What a U.K. Labour Win Means for the Global Left (2024)

I am bad at small talk, so I went in big. “You are probably going to be the social democratic leader with the largest parliamentary majority anywhere on Earth. How does it feel?” I said to Keir Starmer during a private meeting with him and a few advisors in late 2022.

I am bad at small talk, so I went in big. “You are probably going to be the social democratic leader with the largest parliamentary majority anywhere on Earth. How does it feel?” I said to Keir Starmer during a private meeting with him and a few advisors in late 2022.

Starmer’s aides looked annoyed, while the likely next prime minister of the United Kingdom paused and tried to deflect: “We can’t take anything for granted,” which has become the unofficial motto for Labour’s general election campaign.

Yet despite Starmer’s hesitancy to bank success—he is genuinely a modest man—it is likely that on the morning of July 5, Starmer will wake up as the world’s social democratic superhero: the only center-left leader of a major economy with a parliamentary supermajority and the great hope for progressives all over the world.

The governing Conservative Party, which is historically arguably the most successful political party on Earth, now faces electoral oblivion. In 2019, Boris Johnson demolished Labour’s heartlands, the so-called red wall. Labour had become detached from its base and collapsed in its postindustrial heartlands after then-leader Jeremy Corbyn embraced the siren sounds of political extremism; he refused to sing the national anthem at a memorial for the Battle of Britain and drove the party toward a position of fiscal incontinence that scared anyone with financial assets.

Five years later, Labour is on track not only to regain the red wall but also to achieve a dream of progressives by taking solid Conservative seats in their blue wall of affluent commuter constituencies surrounding London and rural seats that have voted Conservative since time immemorial. (East Worthing and Shoreham, for example, is part of a constituency that first voted Tory in 1780 and has been reliably Tory since. Polls suggest Labour is on track to take the seat.)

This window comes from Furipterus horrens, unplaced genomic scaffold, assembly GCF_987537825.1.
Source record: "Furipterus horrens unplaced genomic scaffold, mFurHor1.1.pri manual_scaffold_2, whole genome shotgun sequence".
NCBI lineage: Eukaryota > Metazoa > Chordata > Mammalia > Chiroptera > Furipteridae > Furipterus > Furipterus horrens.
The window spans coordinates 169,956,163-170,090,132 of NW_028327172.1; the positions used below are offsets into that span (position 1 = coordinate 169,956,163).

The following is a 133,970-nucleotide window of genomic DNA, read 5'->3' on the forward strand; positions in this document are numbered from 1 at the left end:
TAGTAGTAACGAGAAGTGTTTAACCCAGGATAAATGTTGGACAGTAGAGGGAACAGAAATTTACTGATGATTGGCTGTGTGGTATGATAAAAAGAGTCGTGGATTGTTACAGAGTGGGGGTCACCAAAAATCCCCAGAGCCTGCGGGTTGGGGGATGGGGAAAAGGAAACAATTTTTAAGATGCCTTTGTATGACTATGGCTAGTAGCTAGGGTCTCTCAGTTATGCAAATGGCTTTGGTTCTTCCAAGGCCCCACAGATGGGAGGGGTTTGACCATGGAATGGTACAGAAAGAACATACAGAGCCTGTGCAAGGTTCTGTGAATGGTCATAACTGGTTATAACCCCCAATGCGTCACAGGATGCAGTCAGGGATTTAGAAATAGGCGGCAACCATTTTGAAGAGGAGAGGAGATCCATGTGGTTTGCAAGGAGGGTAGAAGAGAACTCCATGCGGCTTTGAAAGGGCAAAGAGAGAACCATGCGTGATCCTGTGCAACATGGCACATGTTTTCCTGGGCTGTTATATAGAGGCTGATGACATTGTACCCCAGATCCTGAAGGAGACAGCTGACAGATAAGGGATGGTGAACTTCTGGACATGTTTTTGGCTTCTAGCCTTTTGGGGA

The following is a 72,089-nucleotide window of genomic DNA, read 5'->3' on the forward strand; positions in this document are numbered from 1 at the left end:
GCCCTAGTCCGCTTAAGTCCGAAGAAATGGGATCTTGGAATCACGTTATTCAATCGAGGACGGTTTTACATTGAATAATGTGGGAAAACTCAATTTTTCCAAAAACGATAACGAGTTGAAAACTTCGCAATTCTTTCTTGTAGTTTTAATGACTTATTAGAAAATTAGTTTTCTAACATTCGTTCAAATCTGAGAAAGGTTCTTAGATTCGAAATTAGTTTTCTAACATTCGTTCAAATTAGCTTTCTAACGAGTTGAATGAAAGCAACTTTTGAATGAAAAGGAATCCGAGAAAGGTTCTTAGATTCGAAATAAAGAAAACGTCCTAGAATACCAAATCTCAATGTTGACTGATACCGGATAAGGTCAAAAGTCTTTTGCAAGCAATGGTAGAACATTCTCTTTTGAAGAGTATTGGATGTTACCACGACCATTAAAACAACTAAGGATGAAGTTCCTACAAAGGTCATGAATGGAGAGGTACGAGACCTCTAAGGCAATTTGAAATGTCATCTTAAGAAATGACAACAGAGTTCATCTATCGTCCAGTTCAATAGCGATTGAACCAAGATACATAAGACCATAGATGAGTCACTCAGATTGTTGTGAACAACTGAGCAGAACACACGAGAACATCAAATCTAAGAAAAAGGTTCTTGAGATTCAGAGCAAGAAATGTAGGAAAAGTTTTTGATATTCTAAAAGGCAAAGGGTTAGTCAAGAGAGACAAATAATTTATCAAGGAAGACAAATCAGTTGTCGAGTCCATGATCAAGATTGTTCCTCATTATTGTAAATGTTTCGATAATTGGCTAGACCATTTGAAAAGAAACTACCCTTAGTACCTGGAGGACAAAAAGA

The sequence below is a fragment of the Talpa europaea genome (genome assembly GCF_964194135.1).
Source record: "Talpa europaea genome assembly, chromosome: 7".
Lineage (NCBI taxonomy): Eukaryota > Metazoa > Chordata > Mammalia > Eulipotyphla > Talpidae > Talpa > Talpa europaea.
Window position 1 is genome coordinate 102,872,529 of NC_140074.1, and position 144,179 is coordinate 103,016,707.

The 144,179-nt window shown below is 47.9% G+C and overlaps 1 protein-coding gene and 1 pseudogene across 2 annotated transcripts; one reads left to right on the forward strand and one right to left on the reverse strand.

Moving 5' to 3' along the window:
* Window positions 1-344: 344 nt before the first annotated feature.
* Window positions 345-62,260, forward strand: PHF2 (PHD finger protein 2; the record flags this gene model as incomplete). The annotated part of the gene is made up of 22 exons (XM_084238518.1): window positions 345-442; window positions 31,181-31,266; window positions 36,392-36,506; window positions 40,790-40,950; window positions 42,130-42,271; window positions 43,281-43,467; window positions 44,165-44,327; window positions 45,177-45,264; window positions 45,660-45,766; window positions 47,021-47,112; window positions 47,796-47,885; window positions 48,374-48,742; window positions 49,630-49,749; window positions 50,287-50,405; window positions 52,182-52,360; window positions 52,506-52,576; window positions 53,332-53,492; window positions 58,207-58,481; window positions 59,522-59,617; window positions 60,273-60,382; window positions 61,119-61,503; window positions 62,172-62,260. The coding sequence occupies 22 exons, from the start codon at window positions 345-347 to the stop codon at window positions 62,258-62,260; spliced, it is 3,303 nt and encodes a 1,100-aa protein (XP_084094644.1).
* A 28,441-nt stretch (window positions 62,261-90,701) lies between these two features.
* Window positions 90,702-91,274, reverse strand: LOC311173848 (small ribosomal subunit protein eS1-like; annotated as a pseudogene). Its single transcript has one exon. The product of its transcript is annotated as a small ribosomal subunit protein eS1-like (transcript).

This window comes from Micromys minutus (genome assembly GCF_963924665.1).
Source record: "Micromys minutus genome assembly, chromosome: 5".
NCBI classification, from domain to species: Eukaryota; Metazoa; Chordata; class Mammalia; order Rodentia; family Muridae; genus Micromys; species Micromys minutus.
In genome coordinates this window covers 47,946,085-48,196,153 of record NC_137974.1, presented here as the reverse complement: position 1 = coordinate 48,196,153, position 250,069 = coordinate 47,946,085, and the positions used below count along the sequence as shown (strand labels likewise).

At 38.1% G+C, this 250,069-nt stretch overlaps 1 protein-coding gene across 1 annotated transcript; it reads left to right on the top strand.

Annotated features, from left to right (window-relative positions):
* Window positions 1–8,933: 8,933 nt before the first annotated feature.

What is happening in the U.K. is unusual for center-left parties, to put it mildly. Labour could gain as many as 70 percent of seats in the House of Commons—a victory that could surpass even the electoral landside of former Labour Prime Minister Tony Blair in 1997, offering lessons for progressives everywhere. A politically dominant Starmer will attend the G-7 as a leader in total political control, in stark contrast to his counterparts in France and Germany, Emmanuel Macron and Olaf Scholz, who are facing high disapproval ratings and struggling to pursue their governing agendas.

Labour’s victory in the U.K. will be important in three key regards: It will recast how progressives can win national elections and set a high-water mark for what social democrats can achieve; it will reshape British politics in new and unexpected ways that could be more important than the victory itself; and it will flip external perceptions of the U.K., resetting international views of the country and its future.

What a U.K. Labour Win Means for the Global Left (1)

A demonstrator holds a sign calling for the resignation of Prime Minister Boris Johnson on Downing Street in London on April 13, 2022.Tolga Akmen/AFP via Getty Images

Despite the pathological obsession Britain’s political class has with America’s, it is perhaps time for Democrats in the United States to look across the pond and glean some lessons from Labour’s success.

Part of Starmer’s success has been to take an oath of omertà on culture war issues, much as the Australian Labor Party did. These include transgender rights, Britain’s colonial past, and immigration—all issues that the British right has tried to capitalize on. Starmer, a former human rights lawyer, has committed to scrap the Tories’ controversial Rwanda deportation scheme but on the grounds of practicality rather than as a wider moral statement. More broadly on immigration, the party has been treading very carefully. This is certainly not brave, but it has worked. For all the attempts to fire up the culture wars in this election, Labour has remained focused on the prize.

While the Conservatives have attempted to stoke a culture war, what remains more salient for voters in the U.K. is the perceived corruption and rule-breaking of leading Conservatives, culminating in the current scandal involving elected officials using insider information to bet on the election date.

Scandals including preferential contracts for protective equipment for the National Health Service (NHS) during the COVID-19 pandemic, where an astonishing 4 billion pounds ($5 billion) worth of faulty equipment was procured (some allegedly from companies with links to the ruling party). Then came “Partygate,” in which Johnson and current Prime Minister Rishi Sunak were fined by police for breaking COVID-era laws. A lobbying scandal involving another former prime minister, David Cameron, also caused significant public anger. Elite rule-breaking has cut through with voters in a way that the endless culture wars simply haven’t.

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In parallel, Labour has pivoted from a form of identity politics under Corbyn to a very proactive position on class. Starmer has put his humble upbringing center stage in the U.K. election campaign and has spoken authentically about the “class ceiling” in British society. This has particular resonance as Starmer is running against Sunak, whose net wealth of $822 million makes him the richest leader of any democracy.

A typical Starmer set-piece homily is as follows:

“My dad was a toolmaker, he worked in a factory, and my mum was a nurse. We didn’t have a lot when we were growing up. Like millions of working-class children now, I grew up in a cost-of-living crisis. I know what it feels like to be embarrassed to bring your mates home because the carpet is threadbare and the windows cracked. … I was actually responsible for that as I put the football through it.”